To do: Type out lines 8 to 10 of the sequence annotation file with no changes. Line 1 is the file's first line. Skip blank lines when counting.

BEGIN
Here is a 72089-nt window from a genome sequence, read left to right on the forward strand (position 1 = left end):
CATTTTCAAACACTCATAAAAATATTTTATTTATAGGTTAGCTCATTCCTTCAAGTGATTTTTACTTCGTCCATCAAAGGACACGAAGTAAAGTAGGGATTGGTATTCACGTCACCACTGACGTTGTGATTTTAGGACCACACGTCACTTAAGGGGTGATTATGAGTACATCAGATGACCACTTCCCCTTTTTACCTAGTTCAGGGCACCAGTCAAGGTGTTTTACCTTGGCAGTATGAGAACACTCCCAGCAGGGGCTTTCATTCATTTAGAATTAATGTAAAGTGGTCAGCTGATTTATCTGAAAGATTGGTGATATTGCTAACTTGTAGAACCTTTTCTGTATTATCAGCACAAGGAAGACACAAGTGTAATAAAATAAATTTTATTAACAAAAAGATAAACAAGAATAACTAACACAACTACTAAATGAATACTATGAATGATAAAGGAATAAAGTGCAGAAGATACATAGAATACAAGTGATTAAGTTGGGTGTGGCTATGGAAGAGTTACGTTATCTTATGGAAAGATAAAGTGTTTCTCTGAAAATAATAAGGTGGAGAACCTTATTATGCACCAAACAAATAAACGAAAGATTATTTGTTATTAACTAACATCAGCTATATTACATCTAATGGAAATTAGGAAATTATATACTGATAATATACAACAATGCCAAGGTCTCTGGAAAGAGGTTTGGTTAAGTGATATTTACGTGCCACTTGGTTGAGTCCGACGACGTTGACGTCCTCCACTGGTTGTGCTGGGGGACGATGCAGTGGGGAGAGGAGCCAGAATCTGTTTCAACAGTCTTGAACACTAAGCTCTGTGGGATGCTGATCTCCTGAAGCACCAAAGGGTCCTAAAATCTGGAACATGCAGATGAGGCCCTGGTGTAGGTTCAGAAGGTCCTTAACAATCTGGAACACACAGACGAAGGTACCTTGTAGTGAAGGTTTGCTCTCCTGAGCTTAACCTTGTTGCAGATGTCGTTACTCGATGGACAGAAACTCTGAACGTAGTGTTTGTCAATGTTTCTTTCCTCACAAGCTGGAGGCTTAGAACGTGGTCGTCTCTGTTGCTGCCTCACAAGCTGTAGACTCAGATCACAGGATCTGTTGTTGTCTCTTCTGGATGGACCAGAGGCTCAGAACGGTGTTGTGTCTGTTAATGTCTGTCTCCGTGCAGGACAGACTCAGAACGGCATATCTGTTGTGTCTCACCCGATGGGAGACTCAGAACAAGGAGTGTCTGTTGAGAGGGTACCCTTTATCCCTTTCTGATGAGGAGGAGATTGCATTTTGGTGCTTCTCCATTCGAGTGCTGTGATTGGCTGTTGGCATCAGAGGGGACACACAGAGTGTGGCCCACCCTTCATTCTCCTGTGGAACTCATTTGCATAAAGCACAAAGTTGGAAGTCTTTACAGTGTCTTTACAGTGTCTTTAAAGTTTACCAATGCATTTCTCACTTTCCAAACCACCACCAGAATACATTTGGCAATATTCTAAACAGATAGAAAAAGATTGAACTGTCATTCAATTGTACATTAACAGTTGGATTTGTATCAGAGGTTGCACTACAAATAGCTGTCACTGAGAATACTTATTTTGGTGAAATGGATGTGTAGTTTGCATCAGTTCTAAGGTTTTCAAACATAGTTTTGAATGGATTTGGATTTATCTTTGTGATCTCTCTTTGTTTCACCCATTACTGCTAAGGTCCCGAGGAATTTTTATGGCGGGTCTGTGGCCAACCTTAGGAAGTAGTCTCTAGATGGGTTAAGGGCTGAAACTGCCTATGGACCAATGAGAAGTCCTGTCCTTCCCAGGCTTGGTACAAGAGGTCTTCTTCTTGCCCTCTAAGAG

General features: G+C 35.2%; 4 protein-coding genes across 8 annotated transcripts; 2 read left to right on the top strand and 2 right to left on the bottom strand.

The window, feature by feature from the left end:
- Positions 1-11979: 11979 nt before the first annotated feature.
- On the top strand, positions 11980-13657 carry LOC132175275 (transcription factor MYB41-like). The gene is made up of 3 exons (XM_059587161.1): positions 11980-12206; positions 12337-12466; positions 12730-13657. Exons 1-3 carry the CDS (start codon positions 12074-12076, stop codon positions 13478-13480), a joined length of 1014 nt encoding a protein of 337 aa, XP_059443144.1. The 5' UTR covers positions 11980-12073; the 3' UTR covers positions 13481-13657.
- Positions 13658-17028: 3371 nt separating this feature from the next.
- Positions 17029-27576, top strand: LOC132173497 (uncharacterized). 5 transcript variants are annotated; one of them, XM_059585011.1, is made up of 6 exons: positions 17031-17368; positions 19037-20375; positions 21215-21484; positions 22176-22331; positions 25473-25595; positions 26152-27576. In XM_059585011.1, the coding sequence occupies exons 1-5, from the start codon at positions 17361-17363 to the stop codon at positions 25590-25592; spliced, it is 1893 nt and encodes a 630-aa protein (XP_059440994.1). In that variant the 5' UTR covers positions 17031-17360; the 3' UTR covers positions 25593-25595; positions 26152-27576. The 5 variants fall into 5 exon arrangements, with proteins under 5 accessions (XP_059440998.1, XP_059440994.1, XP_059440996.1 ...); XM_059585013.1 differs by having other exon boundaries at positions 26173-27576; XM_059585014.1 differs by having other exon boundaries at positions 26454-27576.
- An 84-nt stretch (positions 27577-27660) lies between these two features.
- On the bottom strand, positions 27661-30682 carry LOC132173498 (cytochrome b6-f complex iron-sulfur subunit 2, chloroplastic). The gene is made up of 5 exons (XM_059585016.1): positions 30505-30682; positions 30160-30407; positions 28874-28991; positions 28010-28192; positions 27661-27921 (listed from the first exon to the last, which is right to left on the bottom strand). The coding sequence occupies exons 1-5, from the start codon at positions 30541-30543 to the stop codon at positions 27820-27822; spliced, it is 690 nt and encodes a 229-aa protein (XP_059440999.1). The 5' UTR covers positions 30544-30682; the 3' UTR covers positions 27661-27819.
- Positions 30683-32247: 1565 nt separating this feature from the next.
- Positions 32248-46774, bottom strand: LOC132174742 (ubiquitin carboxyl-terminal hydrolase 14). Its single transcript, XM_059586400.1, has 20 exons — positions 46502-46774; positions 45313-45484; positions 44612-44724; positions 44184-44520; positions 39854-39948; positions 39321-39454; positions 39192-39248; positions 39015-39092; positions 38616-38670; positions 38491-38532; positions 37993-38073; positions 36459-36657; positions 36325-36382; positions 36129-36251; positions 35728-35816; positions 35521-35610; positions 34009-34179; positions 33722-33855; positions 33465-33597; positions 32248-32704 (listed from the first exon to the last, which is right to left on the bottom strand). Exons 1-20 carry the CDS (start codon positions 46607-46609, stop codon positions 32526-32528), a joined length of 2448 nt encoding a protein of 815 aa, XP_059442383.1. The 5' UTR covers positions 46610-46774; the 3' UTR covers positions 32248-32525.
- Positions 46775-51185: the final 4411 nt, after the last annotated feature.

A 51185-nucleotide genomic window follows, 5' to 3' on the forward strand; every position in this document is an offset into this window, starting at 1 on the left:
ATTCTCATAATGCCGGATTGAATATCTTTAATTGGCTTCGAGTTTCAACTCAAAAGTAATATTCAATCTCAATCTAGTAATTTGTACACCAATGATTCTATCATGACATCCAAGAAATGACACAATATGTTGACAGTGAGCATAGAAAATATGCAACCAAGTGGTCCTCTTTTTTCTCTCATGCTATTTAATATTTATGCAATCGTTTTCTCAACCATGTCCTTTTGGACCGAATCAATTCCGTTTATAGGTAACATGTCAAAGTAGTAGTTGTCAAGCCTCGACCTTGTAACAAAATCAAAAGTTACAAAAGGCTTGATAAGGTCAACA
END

- Positions 17029-27576, top strand: LOC132173497 (uncharacterized). 5 transcript variants are annotated; one of them, XM_059585011.1, is made up of 6 exons: positions 17031-17368; positions 19037-20375; positions 21215-21484; positions 22176-22331; positions 25473-25595; positions 26152-27576. In XM_059585011.1, the coding sequence occupies exons 1-5, from the start codon at positions 17361-17363 to the stop codon at positions 25590-25592; spliced, it is 1893 nt and encodes a 630-aa protein (XP_059440994.1). In that variant the 5' UTR covers positions 17031-17360; the 3' UTR covers positions 25593-25595; positions 26152-27576. The 5 variants fall into 5 exon arrangements, with proteins under 5 accessions (XP_059440998.1, XP_059440994.1, XP_059440996.1 ...); XM_059585013.1 differs by having other exon boundaries at positions 26173-27576; XM_059585014.1 differs by having other exon boundaries at positions 26454-27576.
- An 84-nt stretch (positions 27577-27660) lies between these two features.
- On the bottom strand, positions 27661-30682 carry LOC132173498 (cytochrome b6-f complex iron-sulfur subunit 2, chloroplastic). The gene is made up of 5 exons (XM_059585016.1): positions 30505-30682; positions 30160-30407; positions 28874-28991; positions 28010-28192; positions 27661-27921 (listed from the first exon to the last, which is right to left on the bottom strand). The coding sequence occupies exons 1-5, from the start codon at positions 30541-30543 to the stop codon at positions 27820-27822; spliced, it is 690 nt and encodes a 229-aa protein (XP_059440999.1). The 5' UTR covers positions 30544-30682; the 3' UTR covers positions 27661-27819.